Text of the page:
This health video looks at the new advancements that make it easier to detect Cancer earlier.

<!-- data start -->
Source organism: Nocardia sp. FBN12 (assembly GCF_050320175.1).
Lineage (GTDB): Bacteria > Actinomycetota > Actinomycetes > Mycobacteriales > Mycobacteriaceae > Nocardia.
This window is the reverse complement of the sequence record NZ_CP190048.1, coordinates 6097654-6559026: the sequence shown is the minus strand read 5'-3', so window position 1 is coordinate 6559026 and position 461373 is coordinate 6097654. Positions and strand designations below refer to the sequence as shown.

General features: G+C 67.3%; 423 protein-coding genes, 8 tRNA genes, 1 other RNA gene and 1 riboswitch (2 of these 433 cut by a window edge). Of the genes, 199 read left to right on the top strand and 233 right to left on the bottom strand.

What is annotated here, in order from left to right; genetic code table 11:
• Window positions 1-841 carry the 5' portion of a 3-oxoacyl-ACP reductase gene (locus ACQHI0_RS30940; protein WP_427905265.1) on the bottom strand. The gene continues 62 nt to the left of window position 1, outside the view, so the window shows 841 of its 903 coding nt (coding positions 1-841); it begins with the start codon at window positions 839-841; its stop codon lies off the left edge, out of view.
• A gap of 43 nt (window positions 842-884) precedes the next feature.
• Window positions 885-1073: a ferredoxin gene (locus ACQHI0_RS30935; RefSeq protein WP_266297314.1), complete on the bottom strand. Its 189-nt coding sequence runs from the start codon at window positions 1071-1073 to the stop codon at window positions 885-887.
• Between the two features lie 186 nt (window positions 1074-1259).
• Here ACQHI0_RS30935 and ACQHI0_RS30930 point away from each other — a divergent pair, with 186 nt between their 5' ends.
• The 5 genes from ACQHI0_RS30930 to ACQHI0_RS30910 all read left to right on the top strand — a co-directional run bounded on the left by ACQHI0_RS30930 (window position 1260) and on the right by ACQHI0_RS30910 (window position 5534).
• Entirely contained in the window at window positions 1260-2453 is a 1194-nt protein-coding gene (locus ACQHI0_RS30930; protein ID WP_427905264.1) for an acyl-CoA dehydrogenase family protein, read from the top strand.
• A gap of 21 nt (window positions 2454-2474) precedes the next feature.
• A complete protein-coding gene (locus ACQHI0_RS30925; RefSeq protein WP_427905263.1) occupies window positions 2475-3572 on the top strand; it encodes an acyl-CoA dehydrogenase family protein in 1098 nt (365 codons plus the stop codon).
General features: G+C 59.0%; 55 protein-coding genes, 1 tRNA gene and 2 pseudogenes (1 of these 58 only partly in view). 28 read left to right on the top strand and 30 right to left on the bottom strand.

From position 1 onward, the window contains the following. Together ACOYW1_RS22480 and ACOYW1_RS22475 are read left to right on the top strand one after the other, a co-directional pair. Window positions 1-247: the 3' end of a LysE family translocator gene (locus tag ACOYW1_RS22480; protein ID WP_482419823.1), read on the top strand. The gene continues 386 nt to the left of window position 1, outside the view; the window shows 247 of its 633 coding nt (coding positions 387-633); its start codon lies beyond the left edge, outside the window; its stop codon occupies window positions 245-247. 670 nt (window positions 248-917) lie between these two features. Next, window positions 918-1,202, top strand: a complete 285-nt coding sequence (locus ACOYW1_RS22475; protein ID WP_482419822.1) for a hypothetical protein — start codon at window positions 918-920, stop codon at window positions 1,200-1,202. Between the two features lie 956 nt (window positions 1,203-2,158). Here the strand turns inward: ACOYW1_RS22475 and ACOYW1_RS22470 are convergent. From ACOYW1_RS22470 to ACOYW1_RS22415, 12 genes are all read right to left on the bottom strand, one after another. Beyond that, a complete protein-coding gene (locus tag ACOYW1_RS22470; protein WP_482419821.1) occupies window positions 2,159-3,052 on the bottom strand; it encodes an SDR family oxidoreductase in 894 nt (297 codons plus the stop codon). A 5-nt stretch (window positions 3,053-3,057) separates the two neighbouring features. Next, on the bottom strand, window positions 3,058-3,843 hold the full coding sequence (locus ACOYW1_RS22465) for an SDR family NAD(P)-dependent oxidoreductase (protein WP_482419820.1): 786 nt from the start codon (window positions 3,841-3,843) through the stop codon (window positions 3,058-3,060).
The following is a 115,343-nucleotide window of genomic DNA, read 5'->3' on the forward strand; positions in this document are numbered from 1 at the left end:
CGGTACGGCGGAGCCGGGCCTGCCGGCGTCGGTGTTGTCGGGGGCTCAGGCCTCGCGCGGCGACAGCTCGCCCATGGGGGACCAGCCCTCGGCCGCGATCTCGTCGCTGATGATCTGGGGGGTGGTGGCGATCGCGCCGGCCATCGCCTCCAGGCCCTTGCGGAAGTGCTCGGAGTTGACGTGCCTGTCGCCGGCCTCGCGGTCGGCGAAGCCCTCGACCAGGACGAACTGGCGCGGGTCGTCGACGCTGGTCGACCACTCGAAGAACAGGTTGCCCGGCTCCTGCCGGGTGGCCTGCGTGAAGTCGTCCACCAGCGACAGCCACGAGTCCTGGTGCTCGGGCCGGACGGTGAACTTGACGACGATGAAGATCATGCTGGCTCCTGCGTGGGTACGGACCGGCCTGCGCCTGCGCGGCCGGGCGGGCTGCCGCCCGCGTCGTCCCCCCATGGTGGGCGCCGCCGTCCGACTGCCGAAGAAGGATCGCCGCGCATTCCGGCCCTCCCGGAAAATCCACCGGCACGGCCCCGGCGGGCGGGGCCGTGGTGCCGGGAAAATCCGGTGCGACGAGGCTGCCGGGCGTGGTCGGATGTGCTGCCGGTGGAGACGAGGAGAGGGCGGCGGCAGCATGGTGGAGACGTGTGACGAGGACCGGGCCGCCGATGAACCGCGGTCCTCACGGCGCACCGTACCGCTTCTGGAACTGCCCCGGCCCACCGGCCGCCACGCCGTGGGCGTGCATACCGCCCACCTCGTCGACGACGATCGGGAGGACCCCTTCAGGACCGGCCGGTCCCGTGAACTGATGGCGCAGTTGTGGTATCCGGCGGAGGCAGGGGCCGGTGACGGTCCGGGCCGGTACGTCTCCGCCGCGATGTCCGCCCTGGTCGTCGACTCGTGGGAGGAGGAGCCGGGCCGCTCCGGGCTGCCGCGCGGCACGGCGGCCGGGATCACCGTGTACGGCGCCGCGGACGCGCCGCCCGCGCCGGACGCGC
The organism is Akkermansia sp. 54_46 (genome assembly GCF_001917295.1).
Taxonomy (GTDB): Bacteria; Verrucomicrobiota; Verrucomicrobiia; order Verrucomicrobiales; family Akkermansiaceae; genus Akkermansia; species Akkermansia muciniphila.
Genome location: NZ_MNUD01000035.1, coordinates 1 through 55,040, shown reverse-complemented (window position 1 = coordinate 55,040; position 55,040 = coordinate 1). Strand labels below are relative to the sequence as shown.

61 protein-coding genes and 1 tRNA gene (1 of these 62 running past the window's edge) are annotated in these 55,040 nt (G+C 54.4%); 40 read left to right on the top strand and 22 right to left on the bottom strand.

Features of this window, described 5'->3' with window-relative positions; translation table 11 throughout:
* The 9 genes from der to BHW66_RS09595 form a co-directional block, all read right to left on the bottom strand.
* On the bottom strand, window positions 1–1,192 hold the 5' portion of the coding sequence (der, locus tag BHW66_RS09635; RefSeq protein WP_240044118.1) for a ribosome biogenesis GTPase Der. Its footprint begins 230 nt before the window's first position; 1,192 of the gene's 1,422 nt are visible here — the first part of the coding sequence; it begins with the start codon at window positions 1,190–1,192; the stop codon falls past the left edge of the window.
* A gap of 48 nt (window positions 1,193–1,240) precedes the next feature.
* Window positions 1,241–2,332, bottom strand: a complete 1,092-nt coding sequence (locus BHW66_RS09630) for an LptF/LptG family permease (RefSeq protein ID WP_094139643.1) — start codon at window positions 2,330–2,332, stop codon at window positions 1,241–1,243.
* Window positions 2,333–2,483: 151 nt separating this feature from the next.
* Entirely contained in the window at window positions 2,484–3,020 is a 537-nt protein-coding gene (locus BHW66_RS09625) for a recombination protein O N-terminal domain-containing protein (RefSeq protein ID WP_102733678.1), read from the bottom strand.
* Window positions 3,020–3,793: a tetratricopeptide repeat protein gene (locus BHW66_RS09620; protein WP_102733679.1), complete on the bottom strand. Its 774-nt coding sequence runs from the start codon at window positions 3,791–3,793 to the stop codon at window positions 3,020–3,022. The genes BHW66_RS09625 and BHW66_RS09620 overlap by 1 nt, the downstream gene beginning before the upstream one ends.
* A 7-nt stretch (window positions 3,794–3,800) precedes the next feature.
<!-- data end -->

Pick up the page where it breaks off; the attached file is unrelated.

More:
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Jennifer Matthews: Sy Saliba has a passion for photography, but his mind has been pre-occupied lately. Sy has prostate cancer. He knew the disease can progress very slowly, but that did little to ease his anxiety. Sy Saliba: A little bit of cancer or a lot of cancer is like a little bit of pregnancy. I mean, who cares? You have cancer. Jennifer Matthews: Doctor Gary Onik says a standard biopsy can't tell how aggressive a cancer is. Sometimes, it doesn't even find it. Dr. Gary Onik: 85 percent of patients by that biopsy method may be missing their cancer. Jennifer Matthews: The standard method grabs less than 12 samples. This new 3D mapping technique can take many more. Dr. Gary Onik: It's like playing battleship with the prostate. Jennifer Matthews: With this grid, a needle can pluck dozens of samples through the skin and tell doctors exactly where the cancer is. It can pick up cancers the standard biopsy missed. Dr. Gary Onik: We find that a lot of them have very significant cancer that needs to be treated but wouldn't have been treated unless we had done this biopsy. Jennifer Matthews: The new method can also detect how aggressive or not a cancer is possibly changing a patient's course of treatment. The 3D mapping technique took more than 100 samples from Sy's prostate and showed he had a small, early-stage cancer. Sy Saliba: Which was reassuring because what it said to me, I had, I had a better idea what I had to deal with. Jennifer Matthews: He chose hormone therapy, which has reduced his cancer, and says he's glad he was able to avoid surgery. This is Jennifer Matthews reporting.
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